I’ve always ascribed a certain sacredness to books. I love shopping for them, collecting them, and just having them around so beautifully filling up shelves. Reading was my favorite childhood sport, after all.

There’s just something about those printed pages. Naturally, I became very anti-ereader also. “Why would anyone want to read a book on a screen?” I’d ask. That was before I knew that ereader screens aren’t bright and awful like other screens. That was before I impulse bought one of those Kindle

things on Black Friday in 2014.

I read maybe half of a book on it (probably more like 30%—which that Kindle thing can tell me and my other books can’t) and then let it sit on my desk, dead and gathering dust, for three years.

Before, you would’ve had to pry my physical, printed books out of my cold, dead hands. I said I’d never read the electronic versions. While I’m still a much bigger fan of “real” books, in the past year I’ve started to use my impulsively-bought Kindle and understand the appeal of reading books this way.

I found a few things to like about the Kindle, none of which will be new to you if you’re already familiar with ereaders. I feel a bit of shame admitting that I like it, but let me explain.

1. Estimated Time

The Kindle feature that undoubtedly hooked me was the “time left” that shows at the bottom of every page. It calculates your reading speed and can show how many hours and minutes you have left in a book or in a chapter. It also shows a percentage of how far into the book you are. If that’s distracting, this feature can also be turned off.

I wasn’t able to find any real evidence of this but I’m convinced that I read books faster on the Kindle, perhaps because of this feature. I try not to let it cause me to speed-read but I really like seeing the estimated time left decrease, producing a feeling similar to beating the ETA on my GPS.

2. Traveling Lighter

Since I’m one who is very likely to find a used bookstore in whatever city I’m visiting and bring books back home with me, it makes sense for me to take my Kindle on trips instead of making my luggage heavier with what I brought to read and what I’m bringing back. This is especially true if I’m traveling by plane.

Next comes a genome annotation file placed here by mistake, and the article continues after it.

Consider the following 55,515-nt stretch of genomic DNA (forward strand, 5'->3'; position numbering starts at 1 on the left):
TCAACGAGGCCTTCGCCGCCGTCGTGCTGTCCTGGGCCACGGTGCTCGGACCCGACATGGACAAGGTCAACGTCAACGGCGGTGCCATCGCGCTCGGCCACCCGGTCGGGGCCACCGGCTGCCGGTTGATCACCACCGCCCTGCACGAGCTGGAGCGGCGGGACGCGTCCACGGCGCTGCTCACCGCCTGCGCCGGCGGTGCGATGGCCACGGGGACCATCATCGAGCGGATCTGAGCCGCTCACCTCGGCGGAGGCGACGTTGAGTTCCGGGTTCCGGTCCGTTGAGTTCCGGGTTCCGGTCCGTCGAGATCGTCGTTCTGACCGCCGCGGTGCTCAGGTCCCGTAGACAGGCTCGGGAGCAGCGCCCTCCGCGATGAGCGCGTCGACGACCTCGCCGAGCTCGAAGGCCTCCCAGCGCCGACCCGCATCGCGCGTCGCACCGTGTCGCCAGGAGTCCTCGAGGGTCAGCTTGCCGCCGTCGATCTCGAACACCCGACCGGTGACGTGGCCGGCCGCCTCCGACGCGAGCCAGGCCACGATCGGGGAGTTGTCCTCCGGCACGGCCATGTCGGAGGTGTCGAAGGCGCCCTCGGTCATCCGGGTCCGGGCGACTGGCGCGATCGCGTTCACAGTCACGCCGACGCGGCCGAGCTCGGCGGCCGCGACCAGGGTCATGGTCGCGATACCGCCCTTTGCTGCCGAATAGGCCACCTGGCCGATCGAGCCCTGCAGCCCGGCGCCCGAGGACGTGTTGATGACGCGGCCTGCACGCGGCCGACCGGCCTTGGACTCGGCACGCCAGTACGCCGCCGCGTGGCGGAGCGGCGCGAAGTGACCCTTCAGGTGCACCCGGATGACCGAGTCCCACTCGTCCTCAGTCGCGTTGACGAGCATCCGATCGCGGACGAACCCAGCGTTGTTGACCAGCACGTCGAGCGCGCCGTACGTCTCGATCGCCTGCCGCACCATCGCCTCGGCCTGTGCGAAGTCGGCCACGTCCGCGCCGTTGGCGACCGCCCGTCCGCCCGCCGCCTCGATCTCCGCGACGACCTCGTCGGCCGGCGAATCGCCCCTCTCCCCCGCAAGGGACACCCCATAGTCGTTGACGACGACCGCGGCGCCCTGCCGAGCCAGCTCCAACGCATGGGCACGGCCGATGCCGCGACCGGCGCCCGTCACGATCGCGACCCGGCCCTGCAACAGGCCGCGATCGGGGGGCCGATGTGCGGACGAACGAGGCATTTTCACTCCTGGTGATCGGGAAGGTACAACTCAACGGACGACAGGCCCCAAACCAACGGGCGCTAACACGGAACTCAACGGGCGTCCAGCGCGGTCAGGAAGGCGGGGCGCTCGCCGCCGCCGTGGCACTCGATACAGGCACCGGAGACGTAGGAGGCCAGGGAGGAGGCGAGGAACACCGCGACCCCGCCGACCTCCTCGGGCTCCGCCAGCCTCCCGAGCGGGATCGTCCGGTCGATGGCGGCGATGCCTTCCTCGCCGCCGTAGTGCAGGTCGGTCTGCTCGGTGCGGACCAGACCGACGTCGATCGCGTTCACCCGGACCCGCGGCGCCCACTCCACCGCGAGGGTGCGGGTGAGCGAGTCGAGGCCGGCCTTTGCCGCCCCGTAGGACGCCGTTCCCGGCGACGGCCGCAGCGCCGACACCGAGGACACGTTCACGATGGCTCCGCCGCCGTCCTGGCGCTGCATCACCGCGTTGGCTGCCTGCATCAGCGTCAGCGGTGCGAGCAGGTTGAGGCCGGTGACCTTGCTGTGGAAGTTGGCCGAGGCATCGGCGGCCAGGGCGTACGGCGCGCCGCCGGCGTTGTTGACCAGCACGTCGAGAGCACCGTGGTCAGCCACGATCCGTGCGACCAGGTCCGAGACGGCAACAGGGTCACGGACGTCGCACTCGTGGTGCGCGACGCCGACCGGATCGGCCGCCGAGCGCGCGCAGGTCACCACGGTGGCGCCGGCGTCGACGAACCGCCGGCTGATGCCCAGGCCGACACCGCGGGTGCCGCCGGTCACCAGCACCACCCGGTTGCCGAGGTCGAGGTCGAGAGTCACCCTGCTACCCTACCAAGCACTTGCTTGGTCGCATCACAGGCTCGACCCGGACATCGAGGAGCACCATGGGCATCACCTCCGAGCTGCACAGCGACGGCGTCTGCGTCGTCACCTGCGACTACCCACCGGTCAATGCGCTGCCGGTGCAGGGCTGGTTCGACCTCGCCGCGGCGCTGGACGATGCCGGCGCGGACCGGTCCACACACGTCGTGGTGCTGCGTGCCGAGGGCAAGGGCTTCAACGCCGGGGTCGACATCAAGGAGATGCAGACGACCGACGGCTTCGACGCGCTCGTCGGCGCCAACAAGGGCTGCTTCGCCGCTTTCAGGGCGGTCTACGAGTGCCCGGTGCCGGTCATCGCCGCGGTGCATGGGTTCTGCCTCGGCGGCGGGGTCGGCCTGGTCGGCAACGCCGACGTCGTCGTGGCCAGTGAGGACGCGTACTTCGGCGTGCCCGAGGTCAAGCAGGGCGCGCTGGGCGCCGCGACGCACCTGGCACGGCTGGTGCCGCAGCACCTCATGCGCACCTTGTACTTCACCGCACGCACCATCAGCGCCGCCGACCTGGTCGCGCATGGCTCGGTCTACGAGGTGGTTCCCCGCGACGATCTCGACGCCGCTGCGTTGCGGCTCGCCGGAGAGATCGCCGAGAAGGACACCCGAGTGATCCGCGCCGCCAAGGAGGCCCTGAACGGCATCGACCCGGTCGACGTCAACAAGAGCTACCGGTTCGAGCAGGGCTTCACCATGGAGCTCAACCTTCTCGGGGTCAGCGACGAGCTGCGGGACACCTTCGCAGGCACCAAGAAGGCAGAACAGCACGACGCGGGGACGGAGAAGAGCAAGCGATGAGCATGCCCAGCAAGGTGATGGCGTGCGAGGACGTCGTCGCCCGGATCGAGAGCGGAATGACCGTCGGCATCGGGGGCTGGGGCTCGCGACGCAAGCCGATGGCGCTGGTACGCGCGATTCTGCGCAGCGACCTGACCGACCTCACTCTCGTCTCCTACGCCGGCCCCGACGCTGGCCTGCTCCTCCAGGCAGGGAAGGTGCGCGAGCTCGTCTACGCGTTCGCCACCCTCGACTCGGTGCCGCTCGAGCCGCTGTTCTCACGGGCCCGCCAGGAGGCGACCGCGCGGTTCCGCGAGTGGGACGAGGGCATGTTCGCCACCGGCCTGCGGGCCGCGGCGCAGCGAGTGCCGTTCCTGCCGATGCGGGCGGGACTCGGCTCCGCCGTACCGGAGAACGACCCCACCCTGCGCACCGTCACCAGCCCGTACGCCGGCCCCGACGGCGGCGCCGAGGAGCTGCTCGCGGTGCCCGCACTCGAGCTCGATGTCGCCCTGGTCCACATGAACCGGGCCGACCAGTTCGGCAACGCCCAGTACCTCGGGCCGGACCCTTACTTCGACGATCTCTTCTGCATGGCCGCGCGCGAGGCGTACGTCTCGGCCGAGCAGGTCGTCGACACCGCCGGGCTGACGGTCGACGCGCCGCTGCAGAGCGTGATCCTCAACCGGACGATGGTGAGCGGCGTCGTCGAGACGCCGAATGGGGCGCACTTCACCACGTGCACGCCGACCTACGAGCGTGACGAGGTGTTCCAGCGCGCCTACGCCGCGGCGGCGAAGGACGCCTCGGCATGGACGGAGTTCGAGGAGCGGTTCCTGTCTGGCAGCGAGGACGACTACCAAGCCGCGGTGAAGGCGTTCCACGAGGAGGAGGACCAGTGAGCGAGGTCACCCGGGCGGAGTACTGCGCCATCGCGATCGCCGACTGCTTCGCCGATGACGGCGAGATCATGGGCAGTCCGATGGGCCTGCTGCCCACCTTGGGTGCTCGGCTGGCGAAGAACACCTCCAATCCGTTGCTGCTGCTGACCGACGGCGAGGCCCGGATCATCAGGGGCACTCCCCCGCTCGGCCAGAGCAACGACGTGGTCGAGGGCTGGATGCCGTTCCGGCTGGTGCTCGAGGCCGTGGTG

Let’s say you have 50 books on your Kindle (it can hold thousands). That means you can choose from any of those options or buy any other book you want with a few clicks all while only carrying this one, lightweight device.

3. More Books, Cheap(er) Books

Another advantage to ebooks that I discovered was how much cheaper they usually are. I see so many very cheap (or free!) books that retailers or publishers are running deals on that I’m now restraining myself from buying any more in the near future. Once, Haymarket Books had a 90% off ebooks sale and I got a bunch of great ones for 99¢ each. Goodreads sends a lot of emails about ebook deals too, which I like to grab on Amazon for $1.99 each or not much more.

4. Better Eyes and Vocabulary

Among many convenient features of the Kindle, I really appreciate the ability to increase the text size and look up words. Unless you’re going to use a magnifying glass, instantly increasing the text size is one thing you can’t do with physical books. This feature is great for the elderly or people who just have bad vision, like myself. And if I see a word that I don’t recognize, I can highlight it and quickly get a definition for it.

5. Easier Notes and Highlights Access

I started reviewing books last year, first to get free advance reader copies while helping out publishers and authors and then for The Witness. Being able to highlight and take notes in the Kindle

makes the reviewing process simpler for me. I usually export my notes and highlights from a book using the Kindle app on my phone where I can have them all in front of me to easily copy and paste. Even if you aren’t using your notes and highlights to review books, it’s still a much easier way to see them than flipping through physical pages and trying to find them. Trust me.

Have I convinced you? Of course, there are other ereader options (like the NOOK

) and other reasons to get on the ebook train (think of the trees, I guess?). I’m still on the side of physical books preference-wise and if someone told me I had to choose, I’d chuck that Kindle out the window faster than you can blink.

Thankfully I don’t have to choose and I’ve learned to appreciate another way to read. Funny enough, I feel the same way about audiobooks now that I used to feel about ebooks and can’t see myself getting into them. I never thought I’d read an ebook but all in all, this adventure with the Kindle has taught me to never say never.